All you need to worry about is the turn and brake signal wires.
Also, it is important to remember not to use LED bulbs as the converters aren’t designed to accommodate the extra voltage.
What About Hazard Lights?
For hazard lights, all you need is another flasher unit and a toggle switch. However, the toggle switch isn’t the same as the flasher unit.
Unlike the flasher unit, which uses a single pole dual throw (SPDT) toggle switch, the toggle switch uses a dual pole single throw (DPST) toggle switch.
Turn signal lights
Symptoms of a Bad Turn Signal Switch
Below are some of the most common symptoms of a faulty turn signal switch.
Turn Signal Lamps Don’t Work at All
The switch could be faulty if your car’s turn signals don’t completely work. However, the problem could be a result of several other problems.
Therefore, before blaming the turn signal switch, it’s best to troubleshoot to be sure.
For instance, the problem could be a faulty flasher unit, issues with the BCM, or a blown fuse.
Also, faulty connections, bad grounds, or several other problems could cause your problem.
Only One Side of the Turn Signal Lights is Working
Once you press the turn switch, internal contacts close to provide a pathway for electricity to turn on the turn signal on either side of the car.
Therefore, a failed switch can prevent electricity from reaching the right-hand or left-hand turn signal lights.
Other Car Systems Don’t Function Properly or At All
Often, turn switches are in control of various other vehicle systems.
Therefore, any issues with your lever could affect the switches, causing fog lights and other components to fail to respond to their respective control knobs.
Despite your turn signal system working perfectly, you might still have to replace the switch to keep other car systems in good condition.
Want to Change Your Turn Signal Switch Wiring Harness?
Although a faulty turn signal won’t stop your car from running, it contributes to the safety of other drivers and yours.
Except for emergencies, driving your car is not advisable if the turn signal switch is faulty. It’s always best to fix the problem before returning to the road.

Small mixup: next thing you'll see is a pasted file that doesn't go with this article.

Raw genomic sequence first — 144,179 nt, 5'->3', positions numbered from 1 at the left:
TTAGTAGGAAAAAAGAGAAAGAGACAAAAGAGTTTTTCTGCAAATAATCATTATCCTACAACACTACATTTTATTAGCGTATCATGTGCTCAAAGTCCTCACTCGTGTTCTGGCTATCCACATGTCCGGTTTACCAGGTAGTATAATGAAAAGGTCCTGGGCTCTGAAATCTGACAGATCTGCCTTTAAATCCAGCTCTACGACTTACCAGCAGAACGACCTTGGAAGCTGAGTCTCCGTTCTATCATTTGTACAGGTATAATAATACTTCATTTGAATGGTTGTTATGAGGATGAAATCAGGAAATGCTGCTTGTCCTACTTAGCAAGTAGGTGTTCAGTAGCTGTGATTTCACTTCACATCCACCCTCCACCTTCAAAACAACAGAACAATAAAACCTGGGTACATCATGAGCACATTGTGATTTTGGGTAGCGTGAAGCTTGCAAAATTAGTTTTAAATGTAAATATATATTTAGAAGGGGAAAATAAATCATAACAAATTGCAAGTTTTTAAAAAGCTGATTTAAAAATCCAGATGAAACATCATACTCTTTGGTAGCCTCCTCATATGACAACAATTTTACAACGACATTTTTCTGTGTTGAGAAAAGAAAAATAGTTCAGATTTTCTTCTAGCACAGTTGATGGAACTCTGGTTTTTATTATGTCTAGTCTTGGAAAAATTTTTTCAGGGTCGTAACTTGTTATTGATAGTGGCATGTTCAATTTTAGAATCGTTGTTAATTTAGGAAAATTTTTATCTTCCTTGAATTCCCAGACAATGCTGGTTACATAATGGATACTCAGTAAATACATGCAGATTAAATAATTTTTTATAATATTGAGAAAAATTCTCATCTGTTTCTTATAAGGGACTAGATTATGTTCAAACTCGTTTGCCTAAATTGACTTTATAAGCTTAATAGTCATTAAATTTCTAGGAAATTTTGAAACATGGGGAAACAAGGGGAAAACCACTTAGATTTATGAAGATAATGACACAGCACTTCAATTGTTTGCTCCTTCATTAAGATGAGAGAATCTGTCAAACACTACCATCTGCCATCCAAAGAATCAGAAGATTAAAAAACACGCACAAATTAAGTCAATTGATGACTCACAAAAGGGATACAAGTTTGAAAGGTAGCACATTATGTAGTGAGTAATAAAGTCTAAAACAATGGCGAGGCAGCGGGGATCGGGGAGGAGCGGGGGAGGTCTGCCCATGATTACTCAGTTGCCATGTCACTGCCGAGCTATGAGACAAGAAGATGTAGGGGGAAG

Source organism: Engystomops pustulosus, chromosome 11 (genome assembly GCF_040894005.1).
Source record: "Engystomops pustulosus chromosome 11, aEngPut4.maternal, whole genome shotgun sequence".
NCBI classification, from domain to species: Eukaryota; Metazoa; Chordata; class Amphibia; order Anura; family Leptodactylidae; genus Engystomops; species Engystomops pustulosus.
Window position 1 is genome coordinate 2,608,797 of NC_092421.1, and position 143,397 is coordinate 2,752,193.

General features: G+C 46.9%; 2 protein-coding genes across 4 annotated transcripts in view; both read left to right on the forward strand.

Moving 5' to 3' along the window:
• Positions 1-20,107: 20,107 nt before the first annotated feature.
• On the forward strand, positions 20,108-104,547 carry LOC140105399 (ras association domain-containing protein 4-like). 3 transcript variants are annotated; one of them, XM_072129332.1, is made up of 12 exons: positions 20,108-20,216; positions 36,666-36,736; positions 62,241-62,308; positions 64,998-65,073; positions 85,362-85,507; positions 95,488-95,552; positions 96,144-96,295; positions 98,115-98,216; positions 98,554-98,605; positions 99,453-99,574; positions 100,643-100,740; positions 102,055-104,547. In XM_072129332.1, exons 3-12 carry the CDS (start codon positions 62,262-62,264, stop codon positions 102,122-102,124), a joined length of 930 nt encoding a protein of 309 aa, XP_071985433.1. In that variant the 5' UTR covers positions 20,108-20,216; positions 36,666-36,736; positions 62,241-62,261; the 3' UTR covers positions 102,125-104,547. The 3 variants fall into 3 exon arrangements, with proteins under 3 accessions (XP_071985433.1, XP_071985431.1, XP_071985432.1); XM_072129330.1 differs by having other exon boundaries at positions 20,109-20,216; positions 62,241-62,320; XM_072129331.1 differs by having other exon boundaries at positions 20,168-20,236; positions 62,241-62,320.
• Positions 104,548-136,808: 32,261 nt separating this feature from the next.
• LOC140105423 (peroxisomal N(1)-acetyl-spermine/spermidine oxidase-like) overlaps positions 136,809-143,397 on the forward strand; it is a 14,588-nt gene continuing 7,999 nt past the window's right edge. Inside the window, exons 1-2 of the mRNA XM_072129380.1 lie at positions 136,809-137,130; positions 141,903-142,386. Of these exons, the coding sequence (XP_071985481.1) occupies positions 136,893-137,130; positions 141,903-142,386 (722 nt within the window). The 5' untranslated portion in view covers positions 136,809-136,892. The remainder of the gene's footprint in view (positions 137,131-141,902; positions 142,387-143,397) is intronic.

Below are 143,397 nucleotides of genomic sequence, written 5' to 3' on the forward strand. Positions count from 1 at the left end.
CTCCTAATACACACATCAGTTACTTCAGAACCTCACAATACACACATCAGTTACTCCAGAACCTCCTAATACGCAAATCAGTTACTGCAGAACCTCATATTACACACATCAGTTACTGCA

You can pick three options when looking to change your turn signal switch.
Factory Switch Wiring Harness
Most people have a car using a steering column with an inbuilt turn signal switch.
Therefore, you only need to use the vehicle’s wiring harness diagram to determine where each wire goes.
Aftermarket Switch Wiring Harness
Some people have a car without the factory switch in the column.
The simplest method to add turn signals without a factory switch is using an aftermarket unit.
However, a couple of people don’t like the appearance of the aftermarket unit and prefer hiding.
You can accomplish this by simply placing the unit by the shifter or under your seat.
Custom Switch Wiring Harness at Cloom
The custom wiring harness utilizes correctly sized pin connectors to connect to the factory wiring plug.
Therefore eliminating the need for you to splice or cut the factory wires. Thus providing superior quality connections and ensuring a longer lifespan without any issues.
We can custom-make switch wiring harnesses ideal for operating door locks, linear actuators, control panels, headlights, horns, power windows, sunroofs, and tonneau covers.
Furthermore, they are ideal for various 12 V marine, industrial, and automotive applications.
The condition of your turn signal switch is important for you and those around you.
Therefore, ensuring your turn signal switch is in good condition is important.
For any inquiries regarding custom switch wiring harnesses, check out Cloom Tech.